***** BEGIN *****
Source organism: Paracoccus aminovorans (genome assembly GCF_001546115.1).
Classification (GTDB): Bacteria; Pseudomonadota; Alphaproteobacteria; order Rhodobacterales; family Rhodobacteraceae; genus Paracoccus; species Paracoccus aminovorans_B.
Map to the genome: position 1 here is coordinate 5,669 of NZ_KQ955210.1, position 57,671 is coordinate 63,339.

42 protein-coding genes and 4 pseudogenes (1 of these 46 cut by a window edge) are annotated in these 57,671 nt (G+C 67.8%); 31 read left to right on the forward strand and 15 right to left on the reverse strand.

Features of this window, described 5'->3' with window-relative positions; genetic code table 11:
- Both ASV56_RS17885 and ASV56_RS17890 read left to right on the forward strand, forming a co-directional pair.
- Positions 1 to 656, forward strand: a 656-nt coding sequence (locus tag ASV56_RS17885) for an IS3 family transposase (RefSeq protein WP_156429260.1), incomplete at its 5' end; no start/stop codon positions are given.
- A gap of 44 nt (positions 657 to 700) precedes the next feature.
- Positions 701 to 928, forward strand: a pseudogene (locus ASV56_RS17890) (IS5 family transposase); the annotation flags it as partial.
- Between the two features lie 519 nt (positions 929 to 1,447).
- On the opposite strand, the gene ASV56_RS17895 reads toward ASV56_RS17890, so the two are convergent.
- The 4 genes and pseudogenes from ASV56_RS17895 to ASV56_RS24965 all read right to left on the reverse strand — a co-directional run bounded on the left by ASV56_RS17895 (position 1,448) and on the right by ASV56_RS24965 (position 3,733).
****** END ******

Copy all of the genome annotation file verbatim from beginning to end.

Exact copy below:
Source organism: Paracoccus aminovorans (genome assembly GCF_001546115.1).
Classification (GTDB): Bacteria; Pseudomonadota; Alphaproteobacteria; order Rhodobacterales; family Rhodobacteraceae; genus Paracoccus; species Paracoccus aminovorans_B.
Map to the genome: position 1 here is coordinate 5,669 of NZ_KQ955210.1, position 57,671 is coordinate 63,339.

42 protein-coding genes and 4 pseudogenes (1 of these 46 cut by a window edge) are annotated in these 57,671 nt (G+C 67.8%); 31 read left to right on the forward strand and 15 right to left on the reverse strand.

Features of this window, described 5'->3' with window-relative positions; genetic code table 11:
- Both ASV56_RS17885 and ASV56_RS17890 read left to right on the forward strand, forming a co-directional pair.
- Positions 1 to 656, forward strand: a 656-nt coding sequence (locus tag ASV56_RS17885) for an IS3 family transposase (RefSeq protein WP_156429260.1), incomplete at its 5' end; no start/stop codon positions are given.
- A gap of 44 nt (positions 657 to 700) precedes the next feature.
- Positions 701 to 928, forward strand: a pseudogene (locus ASV56_RS17890) (IS5 family transposase); the annotation flags it as partial.
- Between the two features lie 519 nt (positions 929 to 1,447).
- On the opposite strand, the gene ASV56_RS17895 reads toward ASV56_RS17890, so the two are convergent.
- The 4 genes and pseudogenes from ASV56_RS17895 to ASV56_RS24965 all read right to left on the reverse strand — a co-directional run bounded on the left by ASV56_RS17895 (position 1,448) and on the right by ASV56_RS24965 (position 3,733).